Diagnostic incidence of the presence of positive HBsAg: Epidemiologic, clinical, and virological characteristics

  • Poves-Martínez E
  • del Pozo-Prieto D
  • Costero-Pastor B
 et al. 
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OBJECTIVE: To analyze the epidemiological, clinical, and virological characteristics of patients newly diagnosed with active hepatitis B virus (HBV) infection based on the presence of positive hepatitis B surface antigen (HBsAg) in the digestive diseases department of a district hospital. PATIENTS AND METHODS: We performed a 3-year prospective study in patients newly diagnosed with HBV infection. We analyzed epidemiological, clinical, and virological characteristics, complete HBV markers, quantification of HBV DNA, and infection by hepatitis delta virus. We performed genotyping and resistance testing in patients with a high viral load. Results were obtained for patientswho required liver biopsy. RESULTS: We diagnosed 213 patients (18.8/10,000 inhabitants/year). Men accounted for 61%, and 59% were aged 20 to 40 years. Immigrants accounted for 53% of the population: 46% were from Rumania and 37% from Sub-Saharan African countries. At diagnosis, 2.3% had acute hepatitis (all with jaundice) and 3.3% had cirrhosis with portal hypertension. With the exception of cases of acute hepatitis, positive HBeAg was observed in 9%. Serum transaminase levels were normal in 62.2% of patients, HBV DNA was > 2,000 IU/mL in 33.8%, and delta virus was present in 3.3%. Genotyping and resistance testing were performed in 70 patients: the most common genotype was D, followed by A. Resistance was detected at baseline in only 2 cases: to adefovir in one case and to entecavir in another. Among the 36 biopsies performed, 32.4% showed inflammatory activity > or = 2, and 23.5% had fibrosis > or = 2 according to the METAVIR scoring system. According to clinical practice, specific treatment for HBV infection was necessary (any reason) in 17.4% of those diagnosed (3 patients per 100,000 inhabitants/year). CONCLUSIONS: Despite prevention and vaccination, HBV infection is a health problem that most commonly affects the immigrant population and men. Serum transaminase levels are normal in 62.2% of patients. The most frequent genotype is D, followed by A, and baseline resistance is scarce.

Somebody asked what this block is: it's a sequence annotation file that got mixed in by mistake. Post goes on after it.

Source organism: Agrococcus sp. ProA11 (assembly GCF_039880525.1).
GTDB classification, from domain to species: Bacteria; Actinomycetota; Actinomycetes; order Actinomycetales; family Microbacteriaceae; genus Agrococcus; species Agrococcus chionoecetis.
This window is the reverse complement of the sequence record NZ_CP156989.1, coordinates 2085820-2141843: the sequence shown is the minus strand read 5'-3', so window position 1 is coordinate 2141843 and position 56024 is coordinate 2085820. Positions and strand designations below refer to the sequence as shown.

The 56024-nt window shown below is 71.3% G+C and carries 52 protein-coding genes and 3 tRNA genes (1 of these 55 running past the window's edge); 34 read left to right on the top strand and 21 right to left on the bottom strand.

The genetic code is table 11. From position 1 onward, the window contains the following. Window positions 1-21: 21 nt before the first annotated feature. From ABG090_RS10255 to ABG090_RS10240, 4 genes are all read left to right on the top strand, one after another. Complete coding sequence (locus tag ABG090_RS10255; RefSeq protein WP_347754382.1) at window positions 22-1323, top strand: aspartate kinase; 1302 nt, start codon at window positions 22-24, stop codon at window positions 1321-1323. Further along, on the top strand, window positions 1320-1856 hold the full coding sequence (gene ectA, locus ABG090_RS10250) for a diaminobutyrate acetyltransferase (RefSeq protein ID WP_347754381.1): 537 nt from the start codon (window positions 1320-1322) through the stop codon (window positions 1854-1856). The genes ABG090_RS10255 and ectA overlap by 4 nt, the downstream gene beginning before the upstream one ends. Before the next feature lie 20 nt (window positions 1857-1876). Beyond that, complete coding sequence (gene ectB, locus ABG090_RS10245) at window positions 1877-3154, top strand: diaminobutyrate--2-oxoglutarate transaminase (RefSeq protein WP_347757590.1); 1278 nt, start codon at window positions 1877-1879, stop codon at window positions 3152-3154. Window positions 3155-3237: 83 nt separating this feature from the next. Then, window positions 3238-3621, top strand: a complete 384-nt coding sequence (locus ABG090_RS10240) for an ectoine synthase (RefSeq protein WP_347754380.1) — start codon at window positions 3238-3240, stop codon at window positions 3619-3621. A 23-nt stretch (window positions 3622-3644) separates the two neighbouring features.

Author-supplied keywords

  • Diagnostic incidence
  • Epidemiology
  • HBV

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  • Elvira Poves-Martínez

  • David del Pozo-Prieto

  • Belén Costero-Pastor

  • Gloria Borrego-Rodriguez

  • Inmaculada Beceiro-Pedroño

  • Cecilia Sanz-García

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